Clements-Cortes A.,Baycrest Center
Journal of Music, Technology and Education | Year: 2014

This study investigated the utilization of an original sing-a-long DVD and activity package titled ‘Sing-A-Long of the 1930s’ to engage older adults’ participation in singing and therapeutic recreation activities. Participants (n=693) included a combination of persons residing and/or working at 25 long-term care facilities, retirement homes and adult day care centres across Canada engaging in a DVD sing-a-long and activity programme for five weeks. Following this experience, participants were individually interviewed or took part in one of 25 focus groups. The results focused on participant, caregiver and DVD facilitator’s perceived benefits and indicate the DVD was successful in engaging older adults with cognitive impairment in singing, social interaction and discussion, participation in meaningful activity, reminiscence, sensory stimulation, and quality of life in aging. © 2014 Intellect Ltd Article.


Winocur G.,Rotman Research Institute | Winocur G.,University of Toronto | Winocur G.,Trent University | Moscovitch M.,Rotman Research Institute | And 2 more authors.
Journal of the International Neuropsychological Society | Year: 2011

With time and experience, memories undergo a process of reorganization that involves different neuronal networks, known as systems consolidation. The traditional view, as articulated in standard consolidation theory (SCT), is that (episodic and semantic) memories initially depend on the hippocampus, but eventually become consolidated in their original forms in other brain regions. In this study, we review the main principles of SCT and report evidence from the neuropsychological literature that would not be predicted by this theory. By comparison, the evidence supports an alternative account, the transformation hypothesis, whose central premise is that changes in neural representation in systems consolidation are accompanied by corresponding changes in the nature of the memory. According to this view, hippocampally dependent, episodic, or context-specific memories transform into semantic or gist-like versions that are represented in extra-hippocampal structures. To the extent that episodic memories are retained, they will continue to require the hippocampus, but the hippocampus is not needed for the retrieval of semantic memories. The transformation hypothesis emphasizes the dynamic nature of memory, as well as the underlying functional and neural interactions that must be taken into account in a comprehensive theory of memory. © 2011 The International Neuropsychological Society.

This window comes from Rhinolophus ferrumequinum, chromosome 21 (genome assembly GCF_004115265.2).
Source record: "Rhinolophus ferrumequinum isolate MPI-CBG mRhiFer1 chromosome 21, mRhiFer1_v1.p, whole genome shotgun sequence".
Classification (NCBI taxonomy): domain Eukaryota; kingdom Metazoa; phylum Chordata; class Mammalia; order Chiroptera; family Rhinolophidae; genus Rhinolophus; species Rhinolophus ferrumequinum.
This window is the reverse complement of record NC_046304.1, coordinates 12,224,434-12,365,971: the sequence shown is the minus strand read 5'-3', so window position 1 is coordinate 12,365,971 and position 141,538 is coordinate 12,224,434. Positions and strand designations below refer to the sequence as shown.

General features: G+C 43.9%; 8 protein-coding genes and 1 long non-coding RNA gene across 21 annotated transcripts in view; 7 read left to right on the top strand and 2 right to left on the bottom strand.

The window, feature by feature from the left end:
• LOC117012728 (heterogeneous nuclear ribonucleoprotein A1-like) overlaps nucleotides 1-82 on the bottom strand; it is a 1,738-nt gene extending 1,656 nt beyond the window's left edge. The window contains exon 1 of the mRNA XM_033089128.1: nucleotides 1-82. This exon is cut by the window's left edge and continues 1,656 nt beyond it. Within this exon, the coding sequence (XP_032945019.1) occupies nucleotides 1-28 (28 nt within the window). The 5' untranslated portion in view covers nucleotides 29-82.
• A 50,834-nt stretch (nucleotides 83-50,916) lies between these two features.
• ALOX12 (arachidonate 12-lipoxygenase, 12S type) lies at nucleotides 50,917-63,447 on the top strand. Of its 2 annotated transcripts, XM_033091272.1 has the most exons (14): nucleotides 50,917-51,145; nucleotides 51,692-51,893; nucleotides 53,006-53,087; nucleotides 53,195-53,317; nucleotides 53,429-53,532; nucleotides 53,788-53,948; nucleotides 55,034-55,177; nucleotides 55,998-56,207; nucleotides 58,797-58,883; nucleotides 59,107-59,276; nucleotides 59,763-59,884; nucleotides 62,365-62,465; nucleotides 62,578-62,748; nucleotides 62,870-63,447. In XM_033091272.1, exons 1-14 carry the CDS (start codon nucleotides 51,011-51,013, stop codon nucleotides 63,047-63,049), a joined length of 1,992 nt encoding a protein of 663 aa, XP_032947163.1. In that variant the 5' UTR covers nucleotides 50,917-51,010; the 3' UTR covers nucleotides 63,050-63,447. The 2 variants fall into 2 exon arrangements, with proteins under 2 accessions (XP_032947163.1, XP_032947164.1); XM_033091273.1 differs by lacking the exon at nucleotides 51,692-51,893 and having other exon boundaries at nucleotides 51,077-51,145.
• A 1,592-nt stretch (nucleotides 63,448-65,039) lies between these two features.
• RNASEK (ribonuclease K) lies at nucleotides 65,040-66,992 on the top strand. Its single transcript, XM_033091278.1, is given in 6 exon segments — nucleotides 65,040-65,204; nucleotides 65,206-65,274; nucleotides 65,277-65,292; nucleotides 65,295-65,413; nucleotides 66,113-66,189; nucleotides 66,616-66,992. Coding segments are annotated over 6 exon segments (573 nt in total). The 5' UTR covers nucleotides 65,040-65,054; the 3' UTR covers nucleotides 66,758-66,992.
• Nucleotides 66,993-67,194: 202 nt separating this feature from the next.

Seitz D.P.,Baycrest Center | Gill S.S.,Queen's University | Conn D.K.,Baycrest Center
International Journal of Geriatric Psychiatry | Year: 2010

Objective: To determine the efficacy and tolerability of citalopram when compared to other antidepressants for late-life depression (LLD). Methods We searched electronic databases and trial registries to identify randomized controlled trials comparing citalopram to other antidepressants for LLD. Study quality was assessed using the Cochrane collaboration risk of bias tool. We summarized the efficacy of citalopram compared to other antidepressants by examining rates of depression remission, depression response and change in depression symptom scores. Medication tolerability was assessed through trial withdrawals due adverse events and withdrawals due to any cause. We used meta-analysis to determine the odds ratios (OR) of efficacy and tolerability outcomes for citalopram compared to other antidepressants. Results Seven studies comparing citalopram (N = 647) to other antidepressants (N = 641) for LLD were identified including four studies with tricyclic comparators and three studies with non-tricyclic comparators. Most of the studies had methodological limitations that placed them at risk for potential bias. The majority of studies reported no significant differences between citalopram and comparator medications for depression efficacy or tolerability outcomes. Meta-analysis did not find any significant differences between citalopram and other antidepressants for depression remission [OR = 0.84; 95%CI: 0.56-1.28] or for trial withdrawals due to adverse effects [OR = 0.70; 95%CI: 0.48-1.02]. Conclusions Currently there are few studies directly comparing citalopram to other antidepressants for LLD. The small number of studies and methodological issues in many studies limit any conclusions about the relative efficacy and tolerability of citalopram compared to other antidepressants. Well-designed studies comparing citalopram to other antidepressants for LLD are required. Copyright © 2010 John Wiley & Sons, Ltd.